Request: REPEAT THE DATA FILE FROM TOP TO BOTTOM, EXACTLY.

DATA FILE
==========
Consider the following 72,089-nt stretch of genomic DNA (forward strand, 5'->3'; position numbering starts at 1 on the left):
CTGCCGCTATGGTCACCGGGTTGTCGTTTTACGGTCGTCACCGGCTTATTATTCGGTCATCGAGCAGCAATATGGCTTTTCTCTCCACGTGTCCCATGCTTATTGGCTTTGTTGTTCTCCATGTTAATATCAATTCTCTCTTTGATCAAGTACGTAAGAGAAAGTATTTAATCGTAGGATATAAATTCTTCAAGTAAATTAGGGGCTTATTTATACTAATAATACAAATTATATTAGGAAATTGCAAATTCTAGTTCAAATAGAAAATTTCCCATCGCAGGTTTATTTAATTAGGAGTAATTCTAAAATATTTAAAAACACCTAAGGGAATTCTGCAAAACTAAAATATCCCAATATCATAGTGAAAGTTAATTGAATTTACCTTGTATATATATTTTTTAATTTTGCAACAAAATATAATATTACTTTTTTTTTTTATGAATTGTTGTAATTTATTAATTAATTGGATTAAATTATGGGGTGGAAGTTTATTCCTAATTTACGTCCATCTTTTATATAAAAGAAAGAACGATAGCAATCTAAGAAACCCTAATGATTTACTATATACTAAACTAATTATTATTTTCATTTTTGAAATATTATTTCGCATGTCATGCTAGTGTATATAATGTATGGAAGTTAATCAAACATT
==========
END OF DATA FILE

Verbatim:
Consider the following 72,089-nt stretch of genomic DNA (forward strand, 5'->3'; position numbering starts at 1 on the left):
CTGCCGCTATGGTCACCGGGTTGTCGTTTTACGGTCGTCACCGGCTTATTATTCGGTCATCGAGCAGCAATATGGCTTTTCTCTCCACGTGTCCCATGCTTATTGGCTTTGTTGTTCTCCATGTTAATATCAATTCTCTCTTTGATCAAGTACGTAAGAGAAAGTATTTAATCGTAGGATATAAATTCTTCAAGTAAATTAGGGGCTTATTTATACTAATAATACAAATTATATTAGGAAATTGCAAATTCTAGTTCAAATAGAAAATTTCCCATCGCAGGTTTATTTAATTAGGAGTAATTCTAAAATATTTAAAAACACCTAAGGGAATTCTGCAAAACTAAAATATCCCAATATCATAGTGAAAGTTAATTGAATTTACCTTGTATATATATTTTTTAATTTTGCAACAAAATATAATATTACTTTTTTTTTTTATGAATTGTTGTAATTTATTAATTAATTGGATTAAATTATGGGGTGGAAGTTTATTCCTAATTTACGTCCATCTTTTATATAAAAGAAAGAACGATAGCAATCTAAGAAACCCTAATGATTTACTATATACTAAACTAATTATTATTTTCATTTTTGAAATATTATTTCGCATGTCATGCTAGTGTATATAATGTATGGAAGTTAATCAAACATT